I do expect to be able to use and service the equipment I own, and that includes being able to run diagnostic test, replace failed components, and return the equipment to operation at my discretion.

If I, or the shop of my choice, are delibertly locked out of doing so, then it should be a lifetime covered warranty item by the OEM.


Lets see if our new software allows me to post this....
725677
 

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I presume that one of the proponents of such laws are the shops we take our diesel trucks to to have them deleted. So in that respect, there's some truth in what the dealership owner is saying.

Definitely two sides to this one. I don't know enough to pick one.
 

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I agree Dr. M - there is a difference between being able to use and maintain your equipment and being able to modify it.
 

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I don't think the average joe wanting to do his own repairs is wanting to change or mod the software. He just wants access to the tools used to trouble shoot all the computer driven systems. He wants to do it legally without resorting to boot legging something.
 

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I would just like to have the ability to plug a handheld device or laptop in to diagnose a problem sensor or perform a error reset. I haven’t purchased a service manual for my 4044R yet, so maybe all the diagnostic information is included. But I doubt they include a diagnostic program to install on a laptop.
 

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some of this is going to spill over the the automotive side too. There are people out there, [ tree huggers] that don’t like us even putting non factory like tires on our 4wds. One of the first things I do to a new truck is put aggressive at tires on it as I spend a lot of time on dirt forest roads. These tires do hurt the mpg, but the extra traction off road is worth it for me.

The same tree huggers that are against any vehicle mods also don’t want you heating with wood or even grilling out side because it’s bad for the environment. Then again they’d rather see you live in a apartment building and use mass transportation as owning you own home and vehicle is bad.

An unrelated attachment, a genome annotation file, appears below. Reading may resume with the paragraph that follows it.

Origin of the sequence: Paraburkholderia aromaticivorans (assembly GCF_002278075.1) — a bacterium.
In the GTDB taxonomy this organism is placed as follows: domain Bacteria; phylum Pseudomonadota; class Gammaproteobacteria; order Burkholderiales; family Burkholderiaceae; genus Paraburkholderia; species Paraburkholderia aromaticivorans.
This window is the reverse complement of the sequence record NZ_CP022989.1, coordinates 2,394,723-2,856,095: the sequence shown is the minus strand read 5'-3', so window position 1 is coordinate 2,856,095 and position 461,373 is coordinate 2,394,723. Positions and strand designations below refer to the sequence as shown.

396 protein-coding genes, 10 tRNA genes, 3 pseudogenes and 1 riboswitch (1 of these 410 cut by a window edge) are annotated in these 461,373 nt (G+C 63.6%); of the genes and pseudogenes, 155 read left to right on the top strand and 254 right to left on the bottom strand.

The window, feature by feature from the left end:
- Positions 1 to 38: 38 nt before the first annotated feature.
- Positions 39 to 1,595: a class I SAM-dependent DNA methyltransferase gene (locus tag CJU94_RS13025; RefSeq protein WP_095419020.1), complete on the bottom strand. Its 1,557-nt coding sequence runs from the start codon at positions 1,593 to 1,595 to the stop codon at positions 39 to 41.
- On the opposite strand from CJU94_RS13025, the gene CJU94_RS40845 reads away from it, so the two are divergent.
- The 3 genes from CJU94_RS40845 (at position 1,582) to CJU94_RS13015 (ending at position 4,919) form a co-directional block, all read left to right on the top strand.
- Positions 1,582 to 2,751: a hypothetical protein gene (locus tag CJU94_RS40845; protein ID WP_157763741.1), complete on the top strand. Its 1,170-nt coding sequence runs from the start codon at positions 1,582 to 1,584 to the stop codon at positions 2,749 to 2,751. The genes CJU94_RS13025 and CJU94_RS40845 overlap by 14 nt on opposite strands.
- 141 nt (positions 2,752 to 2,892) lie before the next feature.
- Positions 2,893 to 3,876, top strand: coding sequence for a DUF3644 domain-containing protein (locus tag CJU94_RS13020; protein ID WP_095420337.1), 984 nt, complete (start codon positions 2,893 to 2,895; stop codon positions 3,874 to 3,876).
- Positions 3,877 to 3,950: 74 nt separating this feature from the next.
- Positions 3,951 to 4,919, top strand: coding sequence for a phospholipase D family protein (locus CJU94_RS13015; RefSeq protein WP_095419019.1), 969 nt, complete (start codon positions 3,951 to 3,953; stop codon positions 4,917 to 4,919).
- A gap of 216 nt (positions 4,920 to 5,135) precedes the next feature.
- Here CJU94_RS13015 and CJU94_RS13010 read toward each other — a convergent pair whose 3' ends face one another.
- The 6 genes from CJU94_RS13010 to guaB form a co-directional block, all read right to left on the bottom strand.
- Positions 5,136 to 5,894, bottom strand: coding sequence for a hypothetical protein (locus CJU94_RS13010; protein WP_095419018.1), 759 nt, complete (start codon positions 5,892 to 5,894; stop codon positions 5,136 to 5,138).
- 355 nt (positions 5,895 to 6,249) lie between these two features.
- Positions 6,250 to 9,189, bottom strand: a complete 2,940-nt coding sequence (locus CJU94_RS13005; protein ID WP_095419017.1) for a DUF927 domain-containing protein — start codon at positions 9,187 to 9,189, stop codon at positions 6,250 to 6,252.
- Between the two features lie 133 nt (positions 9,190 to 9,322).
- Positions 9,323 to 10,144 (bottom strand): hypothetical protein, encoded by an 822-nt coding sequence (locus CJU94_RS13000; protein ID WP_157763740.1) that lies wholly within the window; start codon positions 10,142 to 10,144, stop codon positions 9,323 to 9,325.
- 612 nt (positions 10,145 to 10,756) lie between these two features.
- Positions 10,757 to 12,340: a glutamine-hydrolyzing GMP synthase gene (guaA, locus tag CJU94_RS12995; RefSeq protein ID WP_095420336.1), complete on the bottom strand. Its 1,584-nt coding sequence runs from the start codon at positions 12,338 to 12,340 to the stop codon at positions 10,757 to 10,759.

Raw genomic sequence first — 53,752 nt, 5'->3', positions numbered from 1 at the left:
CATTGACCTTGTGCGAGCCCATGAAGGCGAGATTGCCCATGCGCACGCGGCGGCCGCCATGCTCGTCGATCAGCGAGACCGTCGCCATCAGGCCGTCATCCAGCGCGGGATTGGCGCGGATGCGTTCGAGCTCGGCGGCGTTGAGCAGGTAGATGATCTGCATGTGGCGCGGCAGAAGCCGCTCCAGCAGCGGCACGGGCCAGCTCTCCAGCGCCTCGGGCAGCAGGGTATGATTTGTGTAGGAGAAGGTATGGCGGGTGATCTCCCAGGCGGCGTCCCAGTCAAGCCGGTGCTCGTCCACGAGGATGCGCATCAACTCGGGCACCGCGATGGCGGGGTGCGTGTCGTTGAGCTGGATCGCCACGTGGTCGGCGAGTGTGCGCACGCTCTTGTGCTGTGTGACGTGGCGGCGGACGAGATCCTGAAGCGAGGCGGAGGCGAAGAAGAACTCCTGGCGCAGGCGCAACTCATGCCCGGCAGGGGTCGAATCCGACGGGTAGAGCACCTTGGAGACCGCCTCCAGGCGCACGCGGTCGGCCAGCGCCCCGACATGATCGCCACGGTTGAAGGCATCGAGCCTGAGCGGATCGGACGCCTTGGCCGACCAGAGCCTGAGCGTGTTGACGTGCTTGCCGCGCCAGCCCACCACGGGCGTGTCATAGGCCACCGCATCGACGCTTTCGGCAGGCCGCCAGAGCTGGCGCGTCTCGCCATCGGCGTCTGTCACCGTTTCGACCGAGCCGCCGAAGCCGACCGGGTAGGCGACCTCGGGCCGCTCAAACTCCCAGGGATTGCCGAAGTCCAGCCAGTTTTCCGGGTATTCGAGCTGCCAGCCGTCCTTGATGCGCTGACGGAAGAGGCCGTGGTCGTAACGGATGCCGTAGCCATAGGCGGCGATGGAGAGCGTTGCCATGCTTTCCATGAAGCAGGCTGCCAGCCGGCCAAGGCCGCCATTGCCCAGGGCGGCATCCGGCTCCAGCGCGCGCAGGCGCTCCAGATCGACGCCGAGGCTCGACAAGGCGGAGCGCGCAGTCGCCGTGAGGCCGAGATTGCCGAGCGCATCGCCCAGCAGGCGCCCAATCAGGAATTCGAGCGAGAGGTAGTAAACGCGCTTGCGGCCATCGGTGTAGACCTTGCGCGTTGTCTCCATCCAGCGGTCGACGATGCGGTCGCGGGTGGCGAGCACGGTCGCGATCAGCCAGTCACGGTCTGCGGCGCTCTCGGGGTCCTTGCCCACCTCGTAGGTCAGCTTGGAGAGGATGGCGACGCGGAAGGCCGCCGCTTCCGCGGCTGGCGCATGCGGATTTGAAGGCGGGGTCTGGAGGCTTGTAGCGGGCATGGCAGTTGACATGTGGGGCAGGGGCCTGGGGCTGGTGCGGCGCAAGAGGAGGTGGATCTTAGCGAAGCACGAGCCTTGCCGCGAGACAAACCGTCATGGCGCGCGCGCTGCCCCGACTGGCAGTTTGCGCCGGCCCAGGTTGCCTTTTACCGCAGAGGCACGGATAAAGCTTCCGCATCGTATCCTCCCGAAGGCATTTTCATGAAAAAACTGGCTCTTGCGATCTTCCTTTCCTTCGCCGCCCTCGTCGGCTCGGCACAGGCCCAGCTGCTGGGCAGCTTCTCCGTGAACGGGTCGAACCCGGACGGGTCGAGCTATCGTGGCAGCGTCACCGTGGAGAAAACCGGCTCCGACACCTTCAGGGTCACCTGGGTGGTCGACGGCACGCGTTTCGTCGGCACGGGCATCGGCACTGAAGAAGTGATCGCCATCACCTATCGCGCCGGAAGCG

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A similar bill came up in Virginia either last year or two years ago. The dealers all showed up and said the "industry" was working on a solution that would allow some specific owner repairs without allowing access to the source code. The bill was carried over indefinitely and that was the end of it.

As far as I know, there haven't been any changes although all our equipment is old and therefore I don't have any first had experience. I do know farmers who had combines dead in the field during harvest because they were waiting for a tech to plug in a computer. I also know one farmer who flipped the paint on pretty much all their equipment because said tech didn't show up for a couple of days and his $440,000 sprayer was down. The sprayer, two combines and some tractors have changed color over the past 2-3 years because of that.. He farms 9,000 or so acres, much of which is grown for seed and a slight delay is a huge hit to his bottom line. It's not a corporate farm but an extended family farm of really great farmers who include some very competent mechanics but if they can't reset the computer it doesn't matter if everything else is rebuilt to factory specs, the machine is still dead.

Personally, I'm in favor of right to repair but also believe if I tinker with my machine and screw it up I own the problem. If that means I pay the dealer extra to fix my screw up, I own that too. Dealers no doubt invest tens of thousand of dollars in equipment and training but that doesn't mean the law should force me to use them, just that they can make a good case for most owners to use them.

Treefarmer